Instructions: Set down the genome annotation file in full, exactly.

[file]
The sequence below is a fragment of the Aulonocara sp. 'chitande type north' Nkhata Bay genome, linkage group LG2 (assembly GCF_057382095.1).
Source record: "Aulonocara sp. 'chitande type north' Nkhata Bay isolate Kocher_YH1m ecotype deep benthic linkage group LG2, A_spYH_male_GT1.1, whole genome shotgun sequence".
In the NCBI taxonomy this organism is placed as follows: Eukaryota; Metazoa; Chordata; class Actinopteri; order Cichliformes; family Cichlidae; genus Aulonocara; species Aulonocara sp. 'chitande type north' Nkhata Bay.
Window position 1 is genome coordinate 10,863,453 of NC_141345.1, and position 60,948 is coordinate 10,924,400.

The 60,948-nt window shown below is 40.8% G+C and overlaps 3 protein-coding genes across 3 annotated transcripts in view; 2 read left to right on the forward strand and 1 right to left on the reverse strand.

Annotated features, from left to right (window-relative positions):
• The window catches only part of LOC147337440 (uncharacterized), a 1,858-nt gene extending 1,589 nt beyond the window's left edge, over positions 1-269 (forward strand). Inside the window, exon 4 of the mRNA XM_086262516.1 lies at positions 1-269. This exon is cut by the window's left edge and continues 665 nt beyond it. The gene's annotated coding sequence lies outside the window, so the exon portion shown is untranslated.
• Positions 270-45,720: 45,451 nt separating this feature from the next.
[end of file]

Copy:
The sequence below is a fragment of the Aulonocara sp. 'chitande type north' Nkhata Bay genome, linkage group LG2 (assembly GCF_057382095.1).
Source record: "Aulonocara sp. 'chitande type north' Nkhata Bay isolate Kocher_YH1m ecotype deep benthic linkage group LG2, A_spYH_male_GT1.1, whole genome shotgun sequence".
In the NCBI taxonomy this organism is placed as follows: Eukaryota; Metazoa; Chordata; class Actinopteri; order Cichliformes; family Cichlidae; genus Aulonocara; species Aulonocara sp. 'chitande type north' Nkhata Bay.
Window position 1 is genome coordinate 10,863,453 of NC_141345.1, and position 60,948 is coordinate 10,924,400.

The 60,948-nt window shown below is 40.8% G+C and overlaps 3 protein-coding genes across 3 annotated transcripts in view; 2 read left to right on the forward strand and 1 right to left on the reverse strand.

Annotated features, from left to right (window-relative positions):
• The window catches only part of LOC147337440 (uncharacterized), a 1,858-nt gene extending 1,589 nt beyond the window's left edge, over positions 1-269 (forward strand). Inside the window, exon 4 of the mRNA XM_086262516.1 lies at positions 1-269. This exon is cut by the window's left edge and continues 665 nt beyond it. The gene's annotated coding sequence lies outside the window, so the exon portion shown is untranslated.
• Positions 270-45,720: 45,451 nt separating this feature from the next.